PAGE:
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Up the Rope Ladder
On the Magic of Reading
I felt the paper underneath my little fingers as my eyes followed the sentence to conclusion. Barely pausing to catch my breath, I eagerly flipped the page. I savored the satisfying rustle that filled my ears.
A chapter book! I was actually reading a chapter book! In elementary school, the first book in the “Magic Tree House” series: "Dinosaurs Before Dark" changed my life.
In the "Magic Tree House" books, siblings Jack and Annie discover a magical tree house filled with books. Every book in the series begins in the same way. Jack and Annie climb up a rope ladder, pick a book to read, and make a wish. Upon wishing, the magic of the book would whisk them away to faraway lands and ancient eras.
When I read “The Magic Tree House,” I felt like I was right there with Jack and Annie, experiencing all of their excitement, fear, and elation. There was a magic to the way that words flowed off the page and into my imagination. I no longer wanted to see pictures in books. Images felt too constraining, almost lifeless compared to the worlds I was conjuring in my head.
Years later, my reading has expanded and contracted seasonally. There have been stretches of time where I’ve devoured history, religion, economics, and business. There are others where I’ve jumped back into fantasy and fiction. There are weeks where I haven’t read at all. In the quiet moments when I’m present with the pages, I can still feel the glimmers of the magic from my childhood.
I recently read the highly and widely recommended “How to Read a Book.” I’ve completed it once, and I intend to revisit it often. The book gave me a vocabulary for some of that magic I felt.
⭐️ All quoted content in this post is from “How to Read a Book” by Charles Van Doren and Mortimer J. Adler.
Reading is an Invitation to Create
Reading, from the outside, appears to be a passive activity. It can feel as if an information download (aka, consumption) should require little to no effort compared to an information upload (aka, creation). That’s not the case.
“Thinking is only one part of the activity of learning. One must also use one’s senses and imagination. One must observe, and remember, and construct imaginatively what cannot be observed.”
When we read, we are invited to build a world in our minds, following a trail made visible to us by the author. The shape, environment, size, and quality of this world is entirely up to us.
Reading, as I’ve learned, can also be seen as a conversation with the author. In the same way that we dialogue with a person, we can speak to a book, ask it questions, and see if it has answers for us.
“If you remember what an author says, you have learned something from reading him. If what he says is true, you have even learned something about the world.”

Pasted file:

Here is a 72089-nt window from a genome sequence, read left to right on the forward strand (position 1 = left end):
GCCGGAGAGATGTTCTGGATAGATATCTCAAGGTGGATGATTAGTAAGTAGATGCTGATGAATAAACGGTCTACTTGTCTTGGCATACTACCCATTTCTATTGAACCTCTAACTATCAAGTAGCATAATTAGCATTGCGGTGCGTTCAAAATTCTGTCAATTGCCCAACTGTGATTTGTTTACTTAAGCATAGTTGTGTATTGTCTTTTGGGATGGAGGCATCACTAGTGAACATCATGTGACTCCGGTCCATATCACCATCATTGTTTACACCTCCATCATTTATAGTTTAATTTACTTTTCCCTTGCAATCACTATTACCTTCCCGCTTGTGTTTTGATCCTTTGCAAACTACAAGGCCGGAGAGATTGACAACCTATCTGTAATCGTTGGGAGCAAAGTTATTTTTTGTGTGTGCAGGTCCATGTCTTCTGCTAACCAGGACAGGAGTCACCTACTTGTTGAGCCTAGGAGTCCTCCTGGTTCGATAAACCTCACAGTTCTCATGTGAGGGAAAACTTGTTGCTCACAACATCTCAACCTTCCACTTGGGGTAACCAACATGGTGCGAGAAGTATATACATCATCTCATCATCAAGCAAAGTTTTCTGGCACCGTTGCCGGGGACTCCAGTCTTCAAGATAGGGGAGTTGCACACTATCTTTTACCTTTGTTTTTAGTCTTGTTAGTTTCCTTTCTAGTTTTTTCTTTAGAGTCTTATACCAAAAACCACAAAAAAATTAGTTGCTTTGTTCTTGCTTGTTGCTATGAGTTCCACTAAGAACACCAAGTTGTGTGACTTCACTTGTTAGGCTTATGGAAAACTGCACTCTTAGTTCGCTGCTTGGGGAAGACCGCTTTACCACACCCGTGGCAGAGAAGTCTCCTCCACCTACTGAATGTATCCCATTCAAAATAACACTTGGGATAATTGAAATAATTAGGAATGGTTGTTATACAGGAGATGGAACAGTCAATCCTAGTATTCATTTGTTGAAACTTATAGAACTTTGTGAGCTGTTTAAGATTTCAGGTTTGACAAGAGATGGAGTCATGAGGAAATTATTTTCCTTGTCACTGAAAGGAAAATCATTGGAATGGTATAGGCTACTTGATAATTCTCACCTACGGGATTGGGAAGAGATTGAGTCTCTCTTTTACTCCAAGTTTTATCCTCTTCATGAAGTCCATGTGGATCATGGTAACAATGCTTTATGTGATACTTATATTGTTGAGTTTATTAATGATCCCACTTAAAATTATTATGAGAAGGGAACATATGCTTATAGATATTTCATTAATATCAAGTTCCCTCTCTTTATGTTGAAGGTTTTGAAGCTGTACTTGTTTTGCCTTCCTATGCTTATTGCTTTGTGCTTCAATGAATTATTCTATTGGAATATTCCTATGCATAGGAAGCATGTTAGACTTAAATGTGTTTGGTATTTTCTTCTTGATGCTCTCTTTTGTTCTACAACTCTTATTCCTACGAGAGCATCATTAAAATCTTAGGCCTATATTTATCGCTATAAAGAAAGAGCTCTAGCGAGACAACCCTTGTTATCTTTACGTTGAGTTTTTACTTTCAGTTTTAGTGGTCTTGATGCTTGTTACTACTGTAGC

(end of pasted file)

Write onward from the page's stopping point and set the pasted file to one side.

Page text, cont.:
Rather than a passive act of consumption, reading is a vibrantly creative action.
Books are Alive
Since the author isn’t physically present when we’re reading, we as readers have to do the work to find answers to the questions we’re asking. A piece of writing may reply to those questions in adequate or inadequate ways. Still, searching for answers is a worthy journey. Like a meandering discussion with a friend over bottomless cups of coffee, we never know what we can uncover in the conversation with a text along the way.
I’ve often heard people feeling “called to” by a book. I’ve certainly felt the call myself. There’s something curious about this pull we might feel towards a book that we haven’t read yet.
Books and essays now appear to me as if they are living things. More than simple stacks of paper bound together or dispassionate screens of text, they contain wisdom, vibration, and energy. At different points in our lives, any given text might resonate with us in uncanny ways.
Some of the energy in great books, however, could feel locked to us, since our skill to uncover a book’s wisdom isn’t yet strong enough.
Reading is Perplexing
It isn’t fun to read books that are hard to get through. I think of ones written in different time periods, with ranges of contexts, even some that have been translated. Being confused by a book can feel disorienting and discouraging.
“Reading is like skiing. When done well, when done by an expert, both reading and skiing are graceful, harmonious activities. When done by a beginner, both are awkward, frustrating, and slow.”
But reading is like any other craft. It has that inexplicable creative energy associated with it. We aren’t immediately good at it. It takes grit to read through a challenging book. We may glean a small fraction of a story on the initial read-through. It takes some dedication to commit to a re-read where analysis is the goal. It takes time to become adept.
From your point of view as a reader, the sentences important for you are those that require an effort of interpretation because, at first sight, they are not perfectly intelligible.
It’s okay to not understand everything we read. That’s part of the magic. By pushing ourselves through the confusion, we can discover the wonder hidden within books.
“Perhaps you are beginning to see how essential a part of reading it is to be perplexed and know it. Wonder is the beginning of wisdom in learning from books as well as from nature.”
I’m committed to pursuing the craft of reading well. As I spend more hours with the pages, I can’t wait to feel the thrum of magic — the same magic I felt when Jack and Annie climbed up the rope ladder and into the magic treehouse.
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